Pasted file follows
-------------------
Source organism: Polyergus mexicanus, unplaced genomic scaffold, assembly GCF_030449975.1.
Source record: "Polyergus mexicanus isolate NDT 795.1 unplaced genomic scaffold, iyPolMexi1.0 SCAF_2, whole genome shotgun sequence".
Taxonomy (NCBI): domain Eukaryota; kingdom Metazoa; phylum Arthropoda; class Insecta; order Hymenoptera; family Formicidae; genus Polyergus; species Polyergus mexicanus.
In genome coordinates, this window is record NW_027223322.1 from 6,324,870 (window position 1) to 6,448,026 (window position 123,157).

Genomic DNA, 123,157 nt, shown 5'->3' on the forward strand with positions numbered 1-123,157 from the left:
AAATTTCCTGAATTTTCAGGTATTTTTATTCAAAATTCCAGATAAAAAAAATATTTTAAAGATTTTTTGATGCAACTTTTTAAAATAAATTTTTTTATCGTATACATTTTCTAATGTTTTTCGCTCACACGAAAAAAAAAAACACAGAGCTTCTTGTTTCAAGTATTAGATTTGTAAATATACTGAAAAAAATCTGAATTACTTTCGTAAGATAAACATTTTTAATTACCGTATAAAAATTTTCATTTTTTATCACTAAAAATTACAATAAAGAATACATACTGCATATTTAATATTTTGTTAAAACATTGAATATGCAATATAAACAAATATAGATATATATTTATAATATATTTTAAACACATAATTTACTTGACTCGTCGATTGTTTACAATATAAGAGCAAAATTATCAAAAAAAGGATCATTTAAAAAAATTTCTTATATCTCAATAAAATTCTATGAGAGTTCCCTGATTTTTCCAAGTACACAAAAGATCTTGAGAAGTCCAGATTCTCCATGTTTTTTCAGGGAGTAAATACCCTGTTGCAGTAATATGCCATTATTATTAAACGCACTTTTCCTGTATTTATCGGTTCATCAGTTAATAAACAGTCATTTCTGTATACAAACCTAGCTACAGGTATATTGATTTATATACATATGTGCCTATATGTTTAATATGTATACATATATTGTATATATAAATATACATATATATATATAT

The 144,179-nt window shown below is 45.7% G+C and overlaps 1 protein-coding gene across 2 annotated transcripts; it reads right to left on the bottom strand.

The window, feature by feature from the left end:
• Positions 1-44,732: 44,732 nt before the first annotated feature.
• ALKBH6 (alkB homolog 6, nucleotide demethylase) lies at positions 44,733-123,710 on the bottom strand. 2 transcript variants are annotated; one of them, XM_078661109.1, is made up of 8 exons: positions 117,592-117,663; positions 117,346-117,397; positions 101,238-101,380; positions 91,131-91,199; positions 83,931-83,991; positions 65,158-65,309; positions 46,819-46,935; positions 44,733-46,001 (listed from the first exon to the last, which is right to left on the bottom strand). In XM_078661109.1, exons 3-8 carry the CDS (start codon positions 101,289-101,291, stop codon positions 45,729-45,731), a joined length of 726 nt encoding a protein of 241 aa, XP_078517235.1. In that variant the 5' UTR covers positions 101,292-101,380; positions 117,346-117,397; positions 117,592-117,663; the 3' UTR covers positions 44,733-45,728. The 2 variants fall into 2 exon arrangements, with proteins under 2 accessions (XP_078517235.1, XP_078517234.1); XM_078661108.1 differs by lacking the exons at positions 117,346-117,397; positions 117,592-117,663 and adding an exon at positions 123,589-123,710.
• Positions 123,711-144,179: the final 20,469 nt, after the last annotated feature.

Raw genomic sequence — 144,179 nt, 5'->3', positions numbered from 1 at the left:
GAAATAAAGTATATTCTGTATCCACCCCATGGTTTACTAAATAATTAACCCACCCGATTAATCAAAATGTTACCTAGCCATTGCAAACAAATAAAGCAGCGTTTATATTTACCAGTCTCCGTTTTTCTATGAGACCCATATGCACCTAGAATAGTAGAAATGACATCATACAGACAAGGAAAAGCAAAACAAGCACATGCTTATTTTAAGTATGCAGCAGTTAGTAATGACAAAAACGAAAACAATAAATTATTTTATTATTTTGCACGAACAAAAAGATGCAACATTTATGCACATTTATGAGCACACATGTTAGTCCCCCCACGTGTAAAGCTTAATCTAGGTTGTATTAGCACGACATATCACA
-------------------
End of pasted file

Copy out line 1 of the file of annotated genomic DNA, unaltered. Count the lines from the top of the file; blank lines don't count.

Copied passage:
Source organism: Polyergus mexicanus, unplaced genomic scaffold, assembly GCF_030449975.1.